Illuminating the beginning of life

by Melina Schuh

(Max Planck Institute for Multidisciplinary Sciences, Germany)

 13 March 2025 17:00

 Mendel Lectures take place in Mendel´s refectory in the Mendel Museum Brno

Melina Schuh is a Director at the Max Planck Institute for Multidisciplinary Sciences in Göttingen, Germany, where she leads the Department of Meiosis. She graduated in Biochemistry from the University of Bayreuth in 2004, working on centromeres in Drosophila embryos with Stefan Heidmann and Christian F. Lehner. In 2008, she obtained her PhD from the University of Heidelberg and the European Molecular Biology Laboratory (EMBL), where she established methods for high-resolution microscopy of live mouse oocytes in the group of Jan Ellenberg. In 2009, she became a Group Leader at the MRC Laboratory of Molecular Biology (LMB). At the LMB, her group carried out the first studies of meiosis in live human oocytes and developed strategies for high-content screens for meiotic genes in mammals. In 2016, she was appointed as Director at the Max Planck Institute for Biophysical Chemistry. In 2022, the Institute fused with the Max Planck Institute for Experimental Medicine into the Max Planck Institute for Multidisciplinary Sciences. Her laboratory studies how errors arise during the meiotic divisions of mammalian eggs, and what causes the age-related decline in female fertility. Her lab also developed a new method for the acute degradation of endogenous proteins, called Trim-Away. Recent work from her lab established essential functions for actin and a liquid-like spindle domain in acentrosomal spindle assembly, and revealed the cause of spindle instability in human oocytes. She also recently discovered how mRNAs and proteins are stored in oocytes for the early embryo. Melina Schuh is a member of the Leopoldina (German National Academy of Sciences), an EMBO member and a recipient of the Leibniz Prize, the EMBO Gold Medal, the Colworth Medal, an ERC Starting Grant, a Biochemical Society Early Career Award, the European Young Investigator Award, the Lister Research Prize, the John Kendrew Young Scientist Award, and the Binder Innovation Prize.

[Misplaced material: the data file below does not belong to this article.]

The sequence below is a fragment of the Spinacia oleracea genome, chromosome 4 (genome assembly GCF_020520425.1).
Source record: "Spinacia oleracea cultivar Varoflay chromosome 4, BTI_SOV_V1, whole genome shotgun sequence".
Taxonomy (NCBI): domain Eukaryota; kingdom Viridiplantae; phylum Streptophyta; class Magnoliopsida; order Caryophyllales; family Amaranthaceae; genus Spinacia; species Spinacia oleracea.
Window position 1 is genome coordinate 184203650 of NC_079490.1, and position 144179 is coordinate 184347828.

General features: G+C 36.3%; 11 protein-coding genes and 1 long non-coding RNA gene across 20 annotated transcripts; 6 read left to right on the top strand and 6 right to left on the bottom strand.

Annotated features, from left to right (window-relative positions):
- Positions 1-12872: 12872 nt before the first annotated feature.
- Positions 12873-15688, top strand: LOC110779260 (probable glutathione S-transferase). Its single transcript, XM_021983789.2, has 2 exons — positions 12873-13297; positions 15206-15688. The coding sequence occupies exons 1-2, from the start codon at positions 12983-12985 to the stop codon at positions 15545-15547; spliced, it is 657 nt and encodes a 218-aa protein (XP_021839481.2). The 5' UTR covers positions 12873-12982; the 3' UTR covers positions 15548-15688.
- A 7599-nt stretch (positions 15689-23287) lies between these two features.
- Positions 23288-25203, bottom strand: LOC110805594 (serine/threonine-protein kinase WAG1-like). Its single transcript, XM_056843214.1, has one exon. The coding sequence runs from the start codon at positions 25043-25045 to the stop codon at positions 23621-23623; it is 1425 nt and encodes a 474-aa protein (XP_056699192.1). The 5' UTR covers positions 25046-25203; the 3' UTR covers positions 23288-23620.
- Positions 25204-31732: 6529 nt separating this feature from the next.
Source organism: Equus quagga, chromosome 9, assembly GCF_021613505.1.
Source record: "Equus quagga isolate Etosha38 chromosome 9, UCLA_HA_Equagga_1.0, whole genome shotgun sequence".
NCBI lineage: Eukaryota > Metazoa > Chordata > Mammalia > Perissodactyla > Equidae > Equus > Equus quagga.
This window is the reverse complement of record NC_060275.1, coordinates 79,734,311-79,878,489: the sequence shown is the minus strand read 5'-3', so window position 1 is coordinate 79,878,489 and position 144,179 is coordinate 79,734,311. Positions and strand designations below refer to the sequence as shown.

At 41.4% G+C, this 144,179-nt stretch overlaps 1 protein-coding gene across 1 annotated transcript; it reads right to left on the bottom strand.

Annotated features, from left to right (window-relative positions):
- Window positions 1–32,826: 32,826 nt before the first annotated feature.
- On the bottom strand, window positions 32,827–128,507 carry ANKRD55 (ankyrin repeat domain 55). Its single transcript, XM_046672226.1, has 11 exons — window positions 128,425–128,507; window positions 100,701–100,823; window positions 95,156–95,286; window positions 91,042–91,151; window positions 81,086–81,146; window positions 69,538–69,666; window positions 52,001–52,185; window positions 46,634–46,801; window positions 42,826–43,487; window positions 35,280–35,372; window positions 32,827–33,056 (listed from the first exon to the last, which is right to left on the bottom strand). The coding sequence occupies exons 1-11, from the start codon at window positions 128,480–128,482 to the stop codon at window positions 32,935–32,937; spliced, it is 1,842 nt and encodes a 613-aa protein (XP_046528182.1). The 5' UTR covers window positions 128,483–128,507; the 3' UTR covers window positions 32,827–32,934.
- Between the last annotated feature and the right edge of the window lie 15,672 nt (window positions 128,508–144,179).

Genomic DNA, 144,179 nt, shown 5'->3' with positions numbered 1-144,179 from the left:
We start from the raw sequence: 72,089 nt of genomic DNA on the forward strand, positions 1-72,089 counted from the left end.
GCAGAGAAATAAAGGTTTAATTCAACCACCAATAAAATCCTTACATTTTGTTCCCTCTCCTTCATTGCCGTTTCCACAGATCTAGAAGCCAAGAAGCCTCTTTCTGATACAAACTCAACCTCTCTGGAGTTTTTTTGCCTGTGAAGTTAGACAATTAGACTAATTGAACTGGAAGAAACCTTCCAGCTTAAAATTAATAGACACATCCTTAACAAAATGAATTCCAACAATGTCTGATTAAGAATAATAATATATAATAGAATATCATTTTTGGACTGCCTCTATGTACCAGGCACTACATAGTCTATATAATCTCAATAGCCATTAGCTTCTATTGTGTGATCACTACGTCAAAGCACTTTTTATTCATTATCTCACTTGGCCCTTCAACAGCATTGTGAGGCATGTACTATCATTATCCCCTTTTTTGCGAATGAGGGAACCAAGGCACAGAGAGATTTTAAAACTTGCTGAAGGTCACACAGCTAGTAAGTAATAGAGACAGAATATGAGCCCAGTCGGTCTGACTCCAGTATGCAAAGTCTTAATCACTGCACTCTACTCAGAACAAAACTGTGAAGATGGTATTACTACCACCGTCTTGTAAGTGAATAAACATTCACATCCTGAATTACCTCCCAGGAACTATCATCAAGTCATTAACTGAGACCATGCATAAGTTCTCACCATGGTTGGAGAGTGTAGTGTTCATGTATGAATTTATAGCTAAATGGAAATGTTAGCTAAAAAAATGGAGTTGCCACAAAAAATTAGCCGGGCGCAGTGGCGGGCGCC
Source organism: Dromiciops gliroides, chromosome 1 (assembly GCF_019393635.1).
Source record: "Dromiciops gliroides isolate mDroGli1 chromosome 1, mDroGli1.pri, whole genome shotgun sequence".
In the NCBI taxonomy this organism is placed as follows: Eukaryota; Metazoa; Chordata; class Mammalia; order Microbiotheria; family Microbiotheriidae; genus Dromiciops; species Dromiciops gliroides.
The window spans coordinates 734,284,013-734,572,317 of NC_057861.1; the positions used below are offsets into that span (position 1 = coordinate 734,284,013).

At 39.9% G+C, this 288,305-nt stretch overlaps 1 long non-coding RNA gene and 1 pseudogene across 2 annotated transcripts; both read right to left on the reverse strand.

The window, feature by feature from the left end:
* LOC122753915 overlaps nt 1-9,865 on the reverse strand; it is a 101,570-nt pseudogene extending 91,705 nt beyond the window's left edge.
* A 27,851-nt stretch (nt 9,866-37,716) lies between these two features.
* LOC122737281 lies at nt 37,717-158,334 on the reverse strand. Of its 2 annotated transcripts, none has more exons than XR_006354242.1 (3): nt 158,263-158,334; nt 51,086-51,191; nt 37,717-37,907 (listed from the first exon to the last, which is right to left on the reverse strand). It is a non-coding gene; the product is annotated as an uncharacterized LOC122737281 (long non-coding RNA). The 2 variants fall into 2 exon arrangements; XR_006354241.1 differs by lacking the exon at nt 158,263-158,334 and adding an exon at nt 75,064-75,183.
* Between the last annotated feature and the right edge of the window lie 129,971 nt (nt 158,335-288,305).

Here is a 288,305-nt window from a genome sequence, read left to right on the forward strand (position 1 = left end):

Lecturer photo

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